Map I.1 On a typical world map, such as the classic Mercator projection, Greenland appears misleadingly enormous – yet few observers pause to note the inaccuracies. Mapmakers rarely question other basic assumptions, such as drawing north at the top. But if the Earth resembles a ball spinning through space, are “up” and “down” so self-evident? Better maps can provide fresh perspective, and make viewers aware of unspoken assumptions. The Hobo-Dyer projection shows accurately the relative size of different land areas, while preserving north/south and east/west lines of bearing. It also gives the Southern Hemisphere visual prominence, imagining a globe that has been recentered Down Under.

Source: Hobo-Dyer Equal Area Projection. © 2007, ODTmaps. Adapted with permission from


William McNeill, perhaps the best-known world historian of the last century, once memorably defended the field through metaphor. What might a world historian see, he asked, that a national, regional, or period-specific historian would miss? “A tree is a tree,” he pointed out. It is also a collection of millions of cells, or trillions of atoms; at the same time, it is also a vanishingly tiny piece of the forest ecosystems that stretch far beyond its trunk. Biologists may analyze how the tree’s cells work, parse the chemical processing of chlorophyll, and zoom down to the molecular level of DNA – all valuable endeavors – but that does not make it inaccurate to talk about “the tree.” No one needs to understand every individual cell to know what a tree is. Ecologists, likewise, need not start at the atomic level – nor the level of an individual tree – to discuss the “forest”: to analyze its seasonal variations, its diseases, or its interactions with other species (such as humans). Put simply, different entities, issues, and patterns emerge at each level of perspective (atom-cell-tree-forest). None are right or wrong in an absolute sense, merely more or less appropriate to the questions being asked. Every phenomenon is best seen at its own scale; each is also inescapably comprised of smaller units, while interlocking with others to shape larger levels. “Precision and truthfulness,” McNeill concluded, “do not necessarily increase as the scale becomes smaller.”2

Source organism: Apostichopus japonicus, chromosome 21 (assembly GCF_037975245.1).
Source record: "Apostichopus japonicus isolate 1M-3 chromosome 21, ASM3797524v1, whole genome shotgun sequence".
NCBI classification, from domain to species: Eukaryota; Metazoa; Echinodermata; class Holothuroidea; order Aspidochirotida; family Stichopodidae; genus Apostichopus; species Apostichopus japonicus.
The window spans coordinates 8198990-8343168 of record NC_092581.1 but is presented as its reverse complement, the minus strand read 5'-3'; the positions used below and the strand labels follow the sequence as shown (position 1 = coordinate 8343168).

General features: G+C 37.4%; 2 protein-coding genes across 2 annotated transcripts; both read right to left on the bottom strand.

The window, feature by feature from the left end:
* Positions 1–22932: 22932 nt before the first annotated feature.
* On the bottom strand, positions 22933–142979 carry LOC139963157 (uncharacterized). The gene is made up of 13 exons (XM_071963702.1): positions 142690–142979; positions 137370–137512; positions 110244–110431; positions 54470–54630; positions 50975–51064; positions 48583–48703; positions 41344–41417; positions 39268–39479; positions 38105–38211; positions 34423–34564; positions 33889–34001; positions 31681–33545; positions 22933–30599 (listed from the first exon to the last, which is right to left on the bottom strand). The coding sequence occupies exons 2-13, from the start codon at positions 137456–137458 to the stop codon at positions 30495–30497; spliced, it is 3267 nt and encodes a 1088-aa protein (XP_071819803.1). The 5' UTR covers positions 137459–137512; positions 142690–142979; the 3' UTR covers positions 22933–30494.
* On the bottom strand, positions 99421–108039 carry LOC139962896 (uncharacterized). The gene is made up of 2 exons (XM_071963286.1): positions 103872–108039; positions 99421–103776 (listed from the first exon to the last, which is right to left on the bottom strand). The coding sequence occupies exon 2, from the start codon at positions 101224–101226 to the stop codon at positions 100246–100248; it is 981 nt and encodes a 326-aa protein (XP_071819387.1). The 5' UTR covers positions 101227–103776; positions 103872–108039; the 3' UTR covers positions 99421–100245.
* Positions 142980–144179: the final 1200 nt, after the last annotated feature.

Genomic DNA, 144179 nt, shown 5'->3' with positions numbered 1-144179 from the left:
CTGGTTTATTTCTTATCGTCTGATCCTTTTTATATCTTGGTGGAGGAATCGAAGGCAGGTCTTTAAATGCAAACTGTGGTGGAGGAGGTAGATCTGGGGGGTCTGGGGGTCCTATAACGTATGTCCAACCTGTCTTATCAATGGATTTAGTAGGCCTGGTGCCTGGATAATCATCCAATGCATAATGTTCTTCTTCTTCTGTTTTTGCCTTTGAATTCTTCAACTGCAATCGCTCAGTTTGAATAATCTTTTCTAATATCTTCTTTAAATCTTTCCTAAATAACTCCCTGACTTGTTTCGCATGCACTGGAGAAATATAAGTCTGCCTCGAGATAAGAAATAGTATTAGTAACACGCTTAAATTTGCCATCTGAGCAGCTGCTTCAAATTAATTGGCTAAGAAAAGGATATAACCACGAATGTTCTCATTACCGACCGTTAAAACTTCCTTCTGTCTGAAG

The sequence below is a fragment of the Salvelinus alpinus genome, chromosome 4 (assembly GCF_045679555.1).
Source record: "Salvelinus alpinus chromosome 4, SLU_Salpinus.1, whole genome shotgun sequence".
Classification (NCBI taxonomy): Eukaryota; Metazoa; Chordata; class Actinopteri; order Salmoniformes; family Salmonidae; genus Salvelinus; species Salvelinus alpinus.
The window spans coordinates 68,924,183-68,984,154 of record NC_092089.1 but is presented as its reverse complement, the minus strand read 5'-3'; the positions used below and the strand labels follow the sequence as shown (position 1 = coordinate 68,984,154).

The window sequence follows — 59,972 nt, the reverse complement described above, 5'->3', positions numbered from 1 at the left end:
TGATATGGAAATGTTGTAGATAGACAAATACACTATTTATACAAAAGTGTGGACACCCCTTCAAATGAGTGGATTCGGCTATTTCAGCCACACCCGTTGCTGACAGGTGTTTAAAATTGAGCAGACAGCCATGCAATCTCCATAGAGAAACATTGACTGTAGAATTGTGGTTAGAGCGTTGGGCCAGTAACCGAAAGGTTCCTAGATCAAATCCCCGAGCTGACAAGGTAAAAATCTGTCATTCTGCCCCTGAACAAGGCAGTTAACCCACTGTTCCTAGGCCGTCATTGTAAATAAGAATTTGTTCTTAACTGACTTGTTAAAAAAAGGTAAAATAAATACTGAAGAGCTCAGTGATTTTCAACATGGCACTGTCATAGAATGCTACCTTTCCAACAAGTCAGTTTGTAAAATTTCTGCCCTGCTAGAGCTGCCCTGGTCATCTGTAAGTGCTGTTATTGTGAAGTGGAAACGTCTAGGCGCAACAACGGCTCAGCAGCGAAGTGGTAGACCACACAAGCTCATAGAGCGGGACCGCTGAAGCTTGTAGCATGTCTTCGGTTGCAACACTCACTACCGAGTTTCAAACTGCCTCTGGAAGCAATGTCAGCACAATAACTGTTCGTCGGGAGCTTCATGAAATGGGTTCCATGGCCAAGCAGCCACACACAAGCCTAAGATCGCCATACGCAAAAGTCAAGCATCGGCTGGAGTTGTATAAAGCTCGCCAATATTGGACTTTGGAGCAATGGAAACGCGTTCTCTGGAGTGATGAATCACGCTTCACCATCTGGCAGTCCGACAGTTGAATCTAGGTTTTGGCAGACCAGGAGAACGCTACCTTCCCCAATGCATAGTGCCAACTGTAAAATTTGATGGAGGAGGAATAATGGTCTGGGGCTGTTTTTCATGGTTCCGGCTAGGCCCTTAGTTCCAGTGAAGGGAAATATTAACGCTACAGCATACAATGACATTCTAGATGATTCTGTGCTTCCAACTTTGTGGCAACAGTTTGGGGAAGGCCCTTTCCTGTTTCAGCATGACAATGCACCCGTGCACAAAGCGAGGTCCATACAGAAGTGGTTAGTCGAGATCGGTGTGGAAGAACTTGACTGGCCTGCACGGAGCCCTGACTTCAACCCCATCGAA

McNeill expanded the point – and the concomitant value of adopting a bird’s-eye perspective – by describing a walk he had taken long before, when he was a graduate student in New York City. One day in Morningside Park he looked out and saw a major highway, the Hudson Parkway, stretched out beneath him. From his elevated point of view, he suddenly realized, “the stop-and-go traffic on the Parkway constituted a longitudinal wave, with nodes and anti-nodes spaced at regular intervals, moving along the Parkway at a pace considerably faster than any single vehicle could make its way along the crowded roadway.” Each individual car was part of this wave, although it far exceeded any one vehicle in both size and speed. The wave, McNeill declared, was “most certainly there – clear and unambiguous,” notwithstanding the fact that few if any drivers on the road – in fact, probably no one but McNeill himself, watching from the overlook – could be aware of its existence. Recognizing it required three things: a perceptive observer (McNeill), a proper spot from which to look (Morningside Park), and a concept through which to “see” and understand what was happening (the idea of a longitudinal wave).

This Companion to World History provides readers with dozens of such spots from which to look, and key concepts with which to make sense of what they see. World history’s defenders often use such conceits, frequently invoking ideas of a “lens” or viewpoint to make the case for adopting a world/global-level perspective. Metaphors of visibility and perspective abound, and contributors to this book are no exception – they use many different lenses (zoom, wide-angle, moving back and forth, and so on). The volume aims to orient readers to world history by showing the globe from as many of these points of view as possible. It sketches the development of world history as a professional field, especially over the past generation of scholarship; identifies principal areas of continuing contention, disagreement and divergence; and suggests fruitful directions for further discussion and research. It also considers issues of scholarship (research) and pedagogy (teaching) – each of which yields fresh insights but also poses particular challenges when approached at transnational, interregional, or world/global scales.